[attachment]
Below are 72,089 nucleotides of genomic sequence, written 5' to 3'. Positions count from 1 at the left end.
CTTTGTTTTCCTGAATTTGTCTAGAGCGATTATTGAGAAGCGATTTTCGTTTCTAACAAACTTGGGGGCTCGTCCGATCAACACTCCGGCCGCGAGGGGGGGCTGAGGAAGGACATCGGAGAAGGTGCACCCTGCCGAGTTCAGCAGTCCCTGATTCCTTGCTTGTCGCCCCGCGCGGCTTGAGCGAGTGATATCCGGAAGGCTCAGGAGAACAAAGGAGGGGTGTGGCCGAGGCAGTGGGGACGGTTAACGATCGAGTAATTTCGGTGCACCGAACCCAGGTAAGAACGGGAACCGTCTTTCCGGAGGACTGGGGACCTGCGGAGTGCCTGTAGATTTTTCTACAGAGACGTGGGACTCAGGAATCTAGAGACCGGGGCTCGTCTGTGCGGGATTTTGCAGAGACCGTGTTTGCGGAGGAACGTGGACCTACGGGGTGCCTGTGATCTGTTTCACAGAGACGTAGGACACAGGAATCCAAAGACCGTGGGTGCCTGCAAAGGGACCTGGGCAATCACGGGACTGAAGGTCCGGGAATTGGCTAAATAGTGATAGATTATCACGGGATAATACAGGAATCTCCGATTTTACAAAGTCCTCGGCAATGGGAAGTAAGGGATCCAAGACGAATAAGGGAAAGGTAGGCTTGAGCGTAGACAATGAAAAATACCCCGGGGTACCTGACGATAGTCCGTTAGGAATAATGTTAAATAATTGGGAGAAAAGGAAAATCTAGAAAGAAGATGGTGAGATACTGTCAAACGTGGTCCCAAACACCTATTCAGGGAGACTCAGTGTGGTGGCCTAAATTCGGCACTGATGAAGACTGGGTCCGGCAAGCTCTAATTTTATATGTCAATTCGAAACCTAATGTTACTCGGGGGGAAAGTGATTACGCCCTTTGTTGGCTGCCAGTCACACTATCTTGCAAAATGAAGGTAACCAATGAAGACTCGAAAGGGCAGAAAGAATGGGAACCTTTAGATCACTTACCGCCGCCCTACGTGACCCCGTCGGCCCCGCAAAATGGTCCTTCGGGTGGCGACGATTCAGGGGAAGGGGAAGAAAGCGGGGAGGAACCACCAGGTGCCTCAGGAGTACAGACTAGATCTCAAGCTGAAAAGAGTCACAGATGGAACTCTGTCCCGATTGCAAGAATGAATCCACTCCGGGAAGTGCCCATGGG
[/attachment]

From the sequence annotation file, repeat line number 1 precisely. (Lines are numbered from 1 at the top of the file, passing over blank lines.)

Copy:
Below are 72,089 nucleotides of genomic sequence, written 5' to 3'. Positions count from 1 at the left end.